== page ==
What allergy meds are safe to take during pregnancy
Primarily, pollens in the air cause spring allergies. Pollens come primarily from trees and grasses. When pollen grains get into the nose, the immune system mistakenly labels them as foreign and releases antibodies to attack these allergens.
That leads to the release of chemicals called histamines into the blood. Histamines trigger runny noses, itchy eyes and other symptoms. Avoiding triggers is the first and best option, although it is admittedly hard. Pollens circulate more on windy days. The higher the pollen count, the more miserable one will be. Numerous cities publicize daily pollen counts. When counts are high or when it is windy, hold windows and doors closed.
If possible, stay inside.
Pseudoephedrine (known by the brand name Sudafed and others) is the preferred oral decongestant to treat allergies during pregnancy. Classified as Pregnancy Category C, pseudoephedrine is known to hazardous in certain situations.
Medicated Nasal Sprays
Cromolyn nasal spray is helpful in treating allergic rhinitis if it is used before exposure to an allergen and prior to the onset of symptoms. This medication is Pregnancy Category B and is available over the counter.
If Cromolyn is not helpful, a nasal steroid spray called Rhinocort Aqua (budesonide) received a Pregnancy Category B rating.
Every other steroid nasal sprays are category C) and should be avoided during pregnancy.
Antihistamine tablets (oral antihistamines)
Antihistamine tablets can assist relieve itchy eyes, a runny nose and sneezing, but not every types are suitable to take during pregnancy, so always check with a GP beforehand.
Pharmacists are unlikely to sell antihistamines without a prescription for use in pregnancy because of manufacturers’ restrictions.
If you cannot use nasal sprays or eyedrops or they do not work for you, a GP may recommend an antihistamine tablet that does not cause drowsiness, such as:
- loratadine – this is generally the first choice for pregnant women because of the quantity of safety data available for it
- cetirizine – if loratadine is not suitable or does not work for you, a GP may recommend cetirizine, another antihistamine tablet that does not cause drowsiness
Chlorphenamine is also considered one of the safer antihistamines to take during pregnancy, but because it can cause drowsiness, loratadine and cetirizine are generally the preferred options.
For information about taking specific medicines in pregnancy, see the bumps (best use of medicines in pregnancy) website.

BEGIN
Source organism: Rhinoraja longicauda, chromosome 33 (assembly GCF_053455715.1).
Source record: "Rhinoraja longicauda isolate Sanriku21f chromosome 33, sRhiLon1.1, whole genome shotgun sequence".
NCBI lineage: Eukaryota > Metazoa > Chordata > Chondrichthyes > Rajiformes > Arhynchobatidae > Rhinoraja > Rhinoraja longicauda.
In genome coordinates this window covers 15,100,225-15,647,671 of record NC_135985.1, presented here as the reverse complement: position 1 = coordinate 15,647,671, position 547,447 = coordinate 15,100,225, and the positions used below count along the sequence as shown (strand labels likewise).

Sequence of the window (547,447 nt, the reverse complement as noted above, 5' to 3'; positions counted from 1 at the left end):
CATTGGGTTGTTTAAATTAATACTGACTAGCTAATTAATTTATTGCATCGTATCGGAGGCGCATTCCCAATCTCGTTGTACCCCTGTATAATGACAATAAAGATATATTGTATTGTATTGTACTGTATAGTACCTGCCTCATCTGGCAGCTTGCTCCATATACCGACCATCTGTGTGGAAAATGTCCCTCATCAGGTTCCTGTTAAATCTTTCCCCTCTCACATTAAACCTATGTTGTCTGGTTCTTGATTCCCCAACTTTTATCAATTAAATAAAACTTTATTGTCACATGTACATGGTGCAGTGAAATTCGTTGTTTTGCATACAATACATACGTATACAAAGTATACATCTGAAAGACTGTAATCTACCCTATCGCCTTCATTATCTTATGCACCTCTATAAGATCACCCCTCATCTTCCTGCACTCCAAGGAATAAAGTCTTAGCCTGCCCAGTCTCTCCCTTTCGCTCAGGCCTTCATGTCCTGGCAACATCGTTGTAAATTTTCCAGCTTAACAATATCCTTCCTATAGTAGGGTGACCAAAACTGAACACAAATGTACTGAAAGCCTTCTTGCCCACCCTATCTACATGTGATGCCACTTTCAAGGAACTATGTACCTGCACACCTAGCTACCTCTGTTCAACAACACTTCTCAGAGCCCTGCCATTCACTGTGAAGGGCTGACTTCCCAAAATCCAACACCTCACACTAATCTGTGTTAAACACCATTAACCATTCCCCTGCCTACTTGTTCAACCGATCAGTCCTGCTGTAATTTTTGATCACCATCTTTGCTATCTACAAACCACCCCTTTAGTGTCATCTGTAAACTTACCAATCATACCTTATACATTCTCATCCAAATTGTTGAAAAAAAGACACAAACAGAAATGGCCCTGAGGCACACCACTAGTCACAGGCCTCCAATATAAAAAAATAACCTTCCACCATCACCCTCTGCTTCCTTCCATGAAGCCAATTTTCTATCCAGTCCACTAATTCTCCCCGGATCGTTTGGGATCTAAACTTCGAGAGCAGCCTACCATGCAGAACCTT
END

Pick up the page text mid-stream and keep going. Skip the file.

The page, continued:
If you or your kid own been prescribed fexofenadine, follow your doctor’s instructions about how and when to take it.
Treat mild symptoms with home remedies
Nasal congestion is common during pregnancy, Dr.
Using a humidifier in your home can sometimes assist solve that problem. It won’t remove allergens from the environment, but it will moisten the air. And that can assist soothe irritated nasal passages.
You can also attempt a saline or salt water nasal spray to assist ease congestion, she says.
When to take it
You may only need to take fexofenadine on a day you own symptoms, such as if you own been exposed to something you’re allergic to, love animal hair.
Or you may need to take it regularly to prevent symptoms, such as to stop hay fever during spring and summer.
How much to take
Fexofenadine comes as tablets (30mg, mg and mg).
How much you take depends on why you’re taking it:
- For hay fever — the usual dose for adults and children aged 12 years and over is mg once a day.
The usual dose for children aged 6 to 11 years is 30mg twice a day. In this case, attempt to space the doses 10 to 12 hours apart.
- For hives — the usual dose for adults and children aged 12 years and over is mg once a day.
Be picky about over-the-counter allergy medications
Many allergy medications aren’t safe to take during pregnancy. But loratadine (found in Claratin®) and cetirizine (found in Zyrtec® and Alleroff®) are two over-the-counter antihistamine medications that doctors consider safe to use during pregnancy and when breastfeeding, Dr.
Antihistamine medications work by blocking the effects of histamine, which is a trigger for allergy symptoms.
“These medications are really the first-line medications for treating allergies in pregnant women,” she says.
Avoid allergy triggers as much as possible